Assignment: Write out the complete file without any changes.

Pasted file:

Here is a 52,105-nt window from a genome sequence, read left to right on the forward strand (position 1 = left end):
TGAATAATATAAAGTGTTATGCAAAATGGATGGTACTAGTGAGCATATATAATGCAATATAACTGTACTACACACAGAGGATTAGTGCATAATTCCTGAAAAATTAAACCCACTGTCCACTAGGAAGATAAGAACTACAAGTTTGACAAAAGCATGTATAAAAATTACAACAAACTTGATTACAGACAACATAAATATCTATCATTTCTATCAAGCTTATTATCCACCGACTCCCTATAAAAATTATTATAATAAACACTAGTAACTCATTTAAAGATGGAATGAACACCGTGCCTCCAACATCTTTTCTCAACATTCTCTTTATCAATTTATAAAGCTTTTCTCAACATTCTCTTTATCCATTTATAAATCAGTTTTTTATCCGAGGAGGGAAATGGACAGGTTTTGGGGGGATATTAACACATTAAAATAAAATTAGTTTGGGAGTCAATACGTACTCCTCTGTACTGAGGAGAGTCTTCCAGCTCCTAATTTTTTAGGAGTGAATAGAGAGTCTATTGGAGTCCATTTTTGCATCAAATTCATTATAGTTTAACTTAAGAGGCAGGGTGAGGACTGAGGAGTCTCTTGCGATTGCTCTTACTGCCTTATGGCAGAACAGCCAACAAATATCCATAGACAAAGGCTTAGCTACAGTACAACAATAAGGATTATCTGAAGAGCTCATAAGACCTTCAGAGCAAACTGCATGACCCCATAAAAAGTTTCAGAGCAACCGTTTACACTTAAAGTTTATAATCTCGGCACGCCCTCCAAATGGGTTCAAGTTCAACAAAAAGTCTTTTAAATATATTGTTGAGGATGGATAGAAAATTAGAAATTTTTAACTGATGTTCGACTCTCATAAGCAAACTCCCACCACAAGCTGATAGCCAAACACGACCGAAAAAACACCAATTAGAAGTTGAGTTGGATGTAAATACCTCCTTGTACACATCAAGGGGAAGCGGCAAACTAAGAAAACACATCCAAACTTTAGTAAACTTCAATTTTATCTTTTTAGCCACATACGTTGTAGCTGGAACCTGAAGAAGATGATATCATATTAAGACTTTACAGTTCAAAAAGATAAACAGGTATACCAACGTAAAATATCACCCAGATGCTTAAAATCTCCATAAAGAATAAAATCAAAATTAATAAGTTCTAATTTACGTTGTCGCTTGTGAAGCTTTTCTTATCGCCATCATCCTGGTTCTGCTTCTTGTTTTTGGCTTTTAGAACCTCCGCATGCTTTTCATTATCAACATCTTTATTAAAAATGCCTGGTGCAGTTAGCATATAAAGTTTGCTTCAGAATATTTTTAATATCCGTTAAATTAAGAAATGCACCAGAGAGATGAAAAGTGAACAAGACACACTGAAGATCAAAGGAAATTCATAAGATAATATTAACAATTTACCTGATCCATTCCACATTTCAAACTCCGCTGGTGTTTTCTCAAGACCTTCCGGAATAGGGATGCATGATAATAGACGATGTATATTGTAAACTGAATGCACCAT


Here is a 52,105-nt window from a genome sequence, read left to right on the forward strand (position 1 = left end):
TGAATAATATAAAGTGTTATGCAAAATGGATGGTACTAGTGAGCATATATAATGCAATATAACTGTACTACACACAGAGGATTAGTGCATAATTCCTGAAAAATTAAACCCACTGTCCACTAGGAAGATAAGAACTACAAGTTTGACAAAAGCATGTATAAAAATTACAACAAACTTGATTACAGACAACATAAATATCTATCATTTCTATCAAGCTTATTATCCACCGACTCCCTATAAAAATTATTATAATAAACACTAGTAACTCATTTAAAGATGGAATGAACACCGTGCCTCCAACATCTTTTCTCAACATTCTCTTTATCAATTTATAAAGCTTTTCTCAACATTCTCTTTATCCATTTATAAATCAGTTTTTTATCCGAGGAGGGAAATGGACAGGTTTTGGGGGGATATTAACACATTAAAATAAAATTAGTTTGGGAGTCAATACGTACTCCTCTGTACTGAGGAGAGTCTTCCAGCTCCTAATTTTTTAGGAGTGAATAGAGAGTCTATTGGAGTCCATTTTTGCATCAAATTCATTATAGTTTAACTTAAGAGGCAGGGTGAGGACTGAGGAGTCTCTTGCGATTGCTCTTACTGCCTTATGGCAGAACAGCCAACAAATATCCATAGACAAAGGCTTAGCTACAGTACAACAATAAGGATTATCTGAAGAGCTCATAAGACCTTCAGAGCAAACTGCATGACCCCATAAAAAGTTTCAGAGCAACCGTTTACACTTAAAGTTTATAATCTCGGCACGCCCTCCAAATGGGTTCAAGTTCAACAAAAAGTCTTTTAAATATATTGTTGAGGATGGATAGAAAATTAGAAATTTTTAACTGATGTTCGACTCTCATAAGCAAACTCCCACCACAAGCTGATAGCCAAACACGACCGAAAAAACACCAATTAGAAGTTGAGTTGGATGTAAATACCTCCTTGTACACATCAAGGGGAAGCGGCAAACTAAGAAAACACATCCAAACTTTAGTAAACTTCAATTTTATCTTTTTAGCCACATACGTTGTAGCTGGAACCTGAAGAAGATGATATCATATTAAGACTTTACAGTTCAAAAAGATAAACAGGTATACCAACGTAAAATATCACCCAGATGCTTAAAATCTCCATAAAGAATAAAATCAAAATTAATAAGTTCTAATTTACGTTGTCGCTTGTGAAGCTTTTCTTATCGCCATCATCCTGGTTCTGCTTCTTGTTTTTGGCTTTTAGAACCTCCGCATGCTTTTCATTATCAACATCTTTATTAAAAATGCCTGGTGCAGTTAGCATATAAAGTTTGCTTCAGAATATTTTTAATATCCGTTAAATTAAGAAATGCACCAGAGAGATGAAAAGTGAACAAGACACACTGAAGATCAAAGGAAATTCATAAGATAATATTAACAATTTACCTGATCCATTCCACATTTCAAACTCCGCTGGTGTTTTCTCAAGACCTTCCGGAATAGGGATGCATGATAATAGACGATGTATATTGTAAACTGAATGCACCAT